This information would have given the GIC the opportunity to consider the effects of marine shipping in its decision. The Court fails to grapple with this aspect of the GIC's decision making and that the GIC had the necessary information before it when making its own decision. This is all the more puzzling given the Court's refusal to give any weight to the Federal Government's $1.5 billion Oceans Protection Plan. This would certainly seem to be some indication that the GIC considered the NEB findings regarding marine shipping and considered how to mitigate the associated risk, but simply relied on other mechanisms to deal with it.

Failure to Adequately Consult

Although the Court found that the consultation framework Canada selected was reasonable, it went on to decide the framework was not adequately implemented. Despite finding that the consultation on TMX was a "significant" improvement over the process in Northern Gateway, the Court found that Canada failed to engage "in a considered, meaningful two-way dialogue". In making this finding, the Court identified three shortcomings: (1) the Crown implemented their mandate as essentially "note-takers"; (2) Canada was reluctant to depart from the NEB's findings and recommended conditions; and (3) Canada's erroneous view that it could not impose additional considerations on TMX.

The Court's conclusions on the adequacy of consultation are perplexing given the Court's findings that the consultation framework selected by Canada was reasonable and sufficient and that Canada's consultation team worked in "good faith and assiduously" to understand and report concerns to the GIC; particularly when coupled with Canada's ultimate assessment that the Project would not have a high level of impact on the Applicants' exercise of their "Aboriginal Interests". In reaching its decision, the Court, while suggesting that Canada should not be held to a standard of perfection in fulfilling its duty to consult, appears to have in many respects held Canada to just such a standard.

Moreover, the extent of the consultation and the issues the Court found ought to have been considered during the consultation process appear to extend far beyond the direct impacts of the projects, which in many ways conflicts with the Supreme Court's existing jurisprudence in this area.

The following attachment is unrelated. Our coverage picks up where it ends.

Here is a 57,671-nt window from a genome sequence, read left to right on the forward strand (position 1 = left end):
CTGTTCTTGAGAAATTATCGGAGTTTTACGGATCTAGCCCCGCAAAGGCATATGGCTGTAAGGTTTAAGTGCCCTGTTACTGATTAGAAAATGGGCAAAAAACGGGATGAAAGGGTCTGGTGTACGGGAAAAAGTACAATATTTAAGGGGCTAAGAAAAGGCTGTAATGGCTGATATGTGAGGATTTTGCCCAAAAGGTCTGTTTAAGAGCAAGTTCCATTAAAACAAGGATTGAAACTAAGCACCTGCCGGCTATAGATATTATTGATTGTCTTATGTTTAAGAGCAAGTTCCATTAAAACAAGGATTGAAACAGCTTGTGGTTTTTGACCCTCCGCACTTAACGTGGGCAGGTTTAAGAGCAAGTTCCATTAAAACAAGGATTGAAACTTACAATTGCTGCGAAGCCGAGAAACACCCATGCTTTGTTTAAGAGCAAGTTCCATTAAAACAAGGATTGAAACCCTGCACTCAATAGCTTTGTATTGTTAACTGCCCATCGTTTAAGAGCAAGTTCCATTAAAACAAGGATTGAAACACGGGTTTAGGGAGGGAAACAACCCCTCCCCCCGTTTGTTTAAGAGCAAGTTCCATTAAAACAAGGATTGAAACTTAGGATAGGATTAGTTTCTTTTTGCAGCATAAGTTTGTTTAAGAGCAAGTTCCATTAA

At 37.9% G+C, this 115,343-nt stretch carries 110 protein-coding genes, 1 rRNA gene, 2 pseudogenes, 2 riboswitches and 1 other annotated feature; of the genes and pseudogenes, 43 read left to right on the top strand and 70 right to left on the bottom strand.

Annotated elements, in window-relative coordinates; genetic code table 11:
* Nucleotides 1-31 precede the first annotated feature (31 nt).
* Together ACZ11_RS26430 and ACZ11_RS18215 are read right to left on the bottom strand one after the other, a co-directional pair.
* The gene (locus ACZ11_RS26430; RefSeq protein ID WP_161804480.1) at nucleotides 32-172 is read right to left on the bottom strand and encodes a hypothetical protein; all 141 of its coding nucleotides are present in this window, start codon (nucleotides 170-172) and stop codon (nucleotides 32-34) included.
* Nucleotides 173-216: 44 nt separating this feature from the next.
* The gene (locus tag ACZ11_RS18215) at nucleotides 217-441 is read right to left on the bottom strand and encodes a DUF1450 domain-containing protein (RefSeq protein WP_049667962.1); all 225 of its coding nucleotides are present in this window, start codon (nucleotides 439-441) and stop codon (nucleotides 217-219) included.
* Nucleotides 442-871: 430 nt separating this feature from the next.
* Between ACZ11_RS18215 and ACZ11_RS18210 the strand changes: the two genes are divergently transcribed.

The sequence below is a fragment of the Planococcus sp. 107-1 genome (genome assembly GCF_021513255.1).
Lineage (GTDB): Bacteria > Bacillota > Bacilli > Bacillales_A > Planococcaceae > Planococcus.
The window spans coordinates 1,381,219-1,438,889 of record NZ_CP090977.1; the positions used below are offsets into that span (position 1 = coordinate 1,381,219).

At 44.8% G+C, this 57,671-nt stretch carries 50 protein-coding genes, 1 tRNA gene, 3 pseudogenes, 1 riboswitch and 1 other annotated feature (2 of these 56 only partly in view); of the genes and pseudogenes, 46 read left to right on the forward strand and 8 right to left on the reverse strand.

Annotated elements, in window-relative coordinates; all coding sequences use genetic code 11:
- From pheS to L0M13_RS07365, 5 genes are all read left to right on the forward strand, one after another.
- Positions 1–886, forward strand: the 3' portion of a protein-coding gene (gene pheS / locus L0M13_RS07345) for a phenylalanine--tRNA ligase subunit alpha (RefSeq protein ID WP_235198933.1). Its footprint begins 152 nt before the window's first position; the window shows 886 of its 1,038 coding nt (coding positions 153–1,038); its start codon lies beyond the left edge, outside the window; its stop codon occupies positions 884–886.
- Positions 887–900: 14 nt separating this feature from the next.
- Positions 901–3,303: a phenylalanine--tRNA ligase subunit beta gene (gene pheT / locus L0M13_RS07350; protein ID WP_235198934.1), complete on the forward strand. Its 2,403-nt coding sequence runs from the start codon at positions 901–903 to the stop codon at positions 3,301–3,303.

The reasoning of the Court on the duty to consult relies heavily on the Federal Court of Appeal's decision in Gitxaala Nation v Canada, in regard to Northern Gateway, which was subject to significant criticism in this area. Should the Supreme Court take up this decision we expect that a renewed assessment of the boundaries of the duty to consult may be appropriate.

Where does this leave TMX?

The Court suggests in its section on remedy that the deficiencies it found in the NEB report and the consultation process can be rectified in fairly short order. In particular, the Court finds that the government may "specify a time limit" for the NEB to make its reconsideration and that the concerns over consultation are "specific and focused" and that this "may serve to make the corrected consultation process brief and efficient while ensuring it is meaningful".

It is as yet unclear whether the government will take up the Court's invitation to engage in a fast but meaningful consultation process to get TMX restarted. However, the Court's comments suggest that there may be mechanisms to rectify the problems the Court identified relatively quickly. In addition, the Government has sixty days to appeal this decision to the Supreme Court. At the time of writing, no announcement on whether an appeal would be launched had been made.

The content of this article is intended to provide a general guide to the subject matter. Specialist advice should be sought about your specific circumstances.